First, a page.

Writing a story takes exhausting work and dedication. Authors must endure hours of character creation, editing, fine-tuning the plot, editing, crafting dialogue and imagery, and–not to mention–editing. It's no surprise then that authors who have devoted their lives for God-knows-how-long into a story might be tempted to employ a cliché or two. Sadly, the following clichés make me want to set the author's work ablaze and put the flames out with my tears of frustration.
1. The Obligatory Chosen One
We can't just allow our characters to rise to greatness all on their own! A prophecy must foretell their heroic destiny!
2. It Was All A Dream
You're telling me that the complex, intriguing storyline I invested so much of my time into was all a dream? I feel so betrayed.
3. Convenient Parental Absence
You couldn't figure out a creative way to put your young characters in harm's way under the watchful eye of a loving parent or legal guardian? Never fear! Why not make the father a workaholic who's always away on business trips? Or you could put the mother in a coma! Or, if you're feeling particularly jolly, go ahead and inexplicably murder a parent or two.
4. "Little Did He Know" Foreshadowing
You've resolved everything, your characters are in a safe place, and then you have the audacity to end the chapter with a smug "little did he know everything was about to change"? Thanks for ruining your upcoming plot twist and making me stay up even later.
5. The Vanilla Protagonist
This archetypal protagonist is the blandest, least-interesting, conventional ice cream flavor surrounded by the infinitely more exciting Rocky Road, Mint Chocolate Chip, and Rainbow Sorbet. In an effort to be the most relatable character out of a colorful, quirky cast, the Vanilla Protagonist possesses no idiosyncrasies of their own, no compelling character flaws, and probably enjoys reading (because isn't that something most readers have in common?). And unfortunately, we're stuck in their head. I don't know about you, but I read to experience new perspectives and engage myself, not to be bored to tears.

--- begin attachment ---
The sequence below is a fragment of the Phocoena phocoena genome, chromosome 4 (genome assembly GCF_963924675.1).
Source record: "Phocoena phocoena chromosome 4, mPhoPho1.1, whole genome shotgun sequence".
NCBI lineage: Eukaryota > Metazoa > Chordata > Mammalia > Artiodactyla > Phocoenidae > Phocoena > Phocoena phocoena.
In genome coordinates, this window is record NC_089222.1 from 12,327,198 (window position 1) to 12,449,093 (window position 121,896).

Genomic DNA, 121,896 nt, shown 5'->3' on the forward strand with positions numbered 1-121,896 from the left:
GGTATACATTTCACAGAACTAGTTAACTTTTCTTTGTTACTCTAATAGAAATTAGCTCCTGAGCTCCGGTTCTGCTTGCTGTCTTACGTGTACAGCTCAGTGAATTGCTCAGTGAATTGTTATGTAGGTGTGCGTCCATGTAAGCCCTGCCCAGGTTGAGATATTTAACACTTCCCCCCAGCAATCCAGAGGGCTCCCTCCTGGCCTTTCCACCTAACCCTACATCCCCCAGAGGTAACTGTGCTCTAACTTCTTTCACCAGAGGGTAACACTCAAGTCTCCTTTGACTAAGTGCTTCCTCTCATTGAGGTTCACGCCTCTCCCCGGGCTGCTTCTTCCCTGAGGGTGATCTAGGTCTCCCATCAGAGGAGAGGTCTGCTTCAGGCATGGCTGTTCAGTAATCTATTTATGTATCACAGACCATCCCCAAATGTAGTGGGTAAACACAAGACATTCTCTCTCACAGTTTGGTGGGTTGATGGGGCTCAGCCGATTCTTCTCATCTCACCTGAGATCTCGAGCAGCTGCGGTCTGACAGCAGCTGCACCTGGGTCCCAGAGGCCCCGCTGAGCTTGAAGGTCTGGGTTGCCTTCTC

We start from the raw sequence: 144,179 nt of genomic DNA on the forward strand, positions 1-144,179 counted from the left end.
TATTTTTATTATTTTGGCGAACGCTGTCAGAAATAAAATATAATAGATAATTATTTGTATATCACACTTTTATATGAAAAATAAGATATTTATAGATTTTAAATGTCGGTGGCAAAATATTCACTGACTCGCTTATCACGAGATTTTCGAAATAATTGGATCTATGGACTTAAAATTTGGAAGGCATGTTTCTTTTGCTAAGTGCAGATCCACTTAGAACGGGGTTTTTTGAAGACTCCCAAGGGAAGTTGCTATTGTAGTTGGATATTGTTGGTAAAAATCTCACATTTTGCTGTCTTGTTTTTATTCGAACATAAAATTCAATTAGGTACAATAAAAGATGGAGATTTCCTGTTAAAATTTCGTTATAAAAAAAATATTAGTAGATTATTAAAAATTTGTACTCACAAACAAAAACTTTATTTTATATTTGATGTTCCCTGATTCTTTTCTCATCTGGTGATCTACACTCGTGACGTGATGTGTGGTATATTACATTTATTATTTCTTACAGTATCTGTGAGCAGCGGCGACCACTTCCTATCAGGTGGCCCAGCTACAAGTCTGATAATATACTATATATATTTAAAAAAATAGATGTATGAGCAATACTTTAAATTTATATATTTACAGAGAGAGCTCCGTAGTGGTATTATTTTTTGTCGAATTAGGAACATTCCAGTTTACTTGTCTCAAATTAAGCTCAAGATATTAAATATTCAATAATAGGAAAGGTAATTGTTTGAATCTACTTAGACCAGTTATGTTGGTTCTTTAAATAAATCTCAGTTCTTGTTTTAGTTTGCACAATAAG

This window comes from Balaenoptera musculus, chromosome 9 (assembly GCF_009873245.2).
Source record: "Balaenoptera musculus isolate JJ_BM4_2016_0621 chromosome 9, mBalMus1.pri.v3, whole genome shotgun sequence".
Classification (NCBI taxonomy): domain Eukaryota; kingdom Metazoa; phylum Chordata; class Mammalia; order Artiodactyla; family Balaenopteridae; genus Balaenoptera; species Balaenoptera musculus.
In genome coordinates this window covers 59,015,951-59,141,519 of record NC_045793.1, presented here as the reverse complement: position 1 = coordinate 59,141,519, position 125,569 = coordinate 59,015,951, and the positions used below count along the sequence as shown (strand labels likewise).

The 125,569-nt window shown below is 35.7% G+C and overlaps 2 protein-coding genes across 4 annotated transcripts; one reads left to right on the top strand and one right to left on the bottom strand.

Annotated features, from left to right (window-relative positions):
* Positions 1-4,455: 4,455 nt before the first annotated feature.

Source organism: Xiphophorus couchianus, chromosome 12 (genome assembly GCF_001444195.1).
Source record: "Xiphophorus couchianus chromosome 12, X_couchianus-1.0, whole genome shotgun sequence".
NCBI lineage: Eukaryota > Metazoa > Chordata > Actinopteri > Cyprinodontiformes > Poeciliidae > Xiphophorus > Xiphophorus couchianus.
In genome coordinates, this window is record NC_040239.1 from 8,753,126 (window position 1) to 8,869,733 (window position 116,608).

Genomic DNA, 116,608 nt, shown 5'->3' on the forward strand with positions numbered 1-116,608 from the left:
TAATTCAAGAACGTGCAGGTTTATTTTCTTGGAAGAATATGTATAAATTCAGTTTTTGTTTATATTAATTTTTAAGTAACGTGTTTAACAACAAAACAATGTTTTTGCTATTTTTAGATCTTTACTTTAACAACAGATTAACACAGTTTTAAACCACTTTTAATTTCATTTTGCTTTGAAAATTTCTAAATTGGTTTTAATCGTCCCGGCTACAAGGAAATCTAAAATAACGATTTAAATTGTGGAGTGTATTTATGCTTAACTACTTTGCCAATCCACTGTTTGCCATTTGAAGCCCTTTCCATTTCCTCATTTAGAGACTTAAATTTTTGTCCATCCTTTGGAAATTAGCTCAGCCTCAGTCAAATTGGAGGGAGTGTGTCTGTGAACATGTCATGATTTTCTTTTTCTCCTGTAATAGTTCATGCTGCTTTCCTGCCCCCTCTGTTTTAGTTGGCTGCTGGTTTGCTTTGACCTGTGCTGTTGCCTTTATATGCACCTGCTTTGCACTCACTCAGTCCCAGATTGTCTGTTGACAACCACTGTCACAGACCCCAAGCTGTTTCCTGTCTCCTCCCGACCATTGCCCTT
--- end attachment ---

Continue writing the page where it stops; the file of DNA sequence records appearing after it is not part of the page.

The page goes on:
6. Excessive Love Triangles
Unless they're being used for comedy, love triangles don't work. The two rivals end up looking jealous, irrational, and foolish as they compete for the beloved's affection. The beloved appears indecisive, mean-spirited, and selfish as he or she passively watches the drama unfold (although occasionally the beloved's the instigator). No matter how much you try to convince me of their goodness or expect me to root for the beloved, the fact is no decent person strings two other people along because he or she can't sort out those pesky things we call emotions.
7. Romanticizing Abusive Relationships
Following the heroine home or turning up unexpectedly at her workplace to "check up on her" is not endearing. Watching her sleep without her knowledge is not adorable. Forbidding her from making her own decisions is not chivalrous. Coercing her into signing a shady sexual contract is not love. How much more do we need to spell it out for you?
8. Allies Withholding Vital Information
Literally 80 percent of dangerous situations could have been avoided if supporting characters stopped being so mysterious and just told the protagonist what they were up against (I'm looking at you Obi-Wan/Dumbledore/Haymitch).
9. Irredeemable Authority Figures
Believe it or not, not all politicians are evil and corrupt. How do you think some win people over in the first place?
10. Mystical Minority Characters
If you think you're being progressive by diversifying your cast with the Native American who's in tune with nature, the black mentor who reveals great wisdom, or the asian who upholds their honor in all circumstances, you may want to take a step away from your work. Or 1,000,000 steps.
11. Killing Off Beloved Characters Because Why Not
You could have justified the character's death by giving them a flaw from the beginning that would lead to their tragic demise or using their passing to illustrate an overarching theme. Instead you murdered them because you wanted to create cheap drama and unearned loss. And I will never forgive you.
12. Writers Explaining Their Own Metaphors
Thank you for analyzing what you just wrote, thereby eliminating any opportunity for audience interpretation or ambiguity. Don't you just love when writers do all the thinking for you?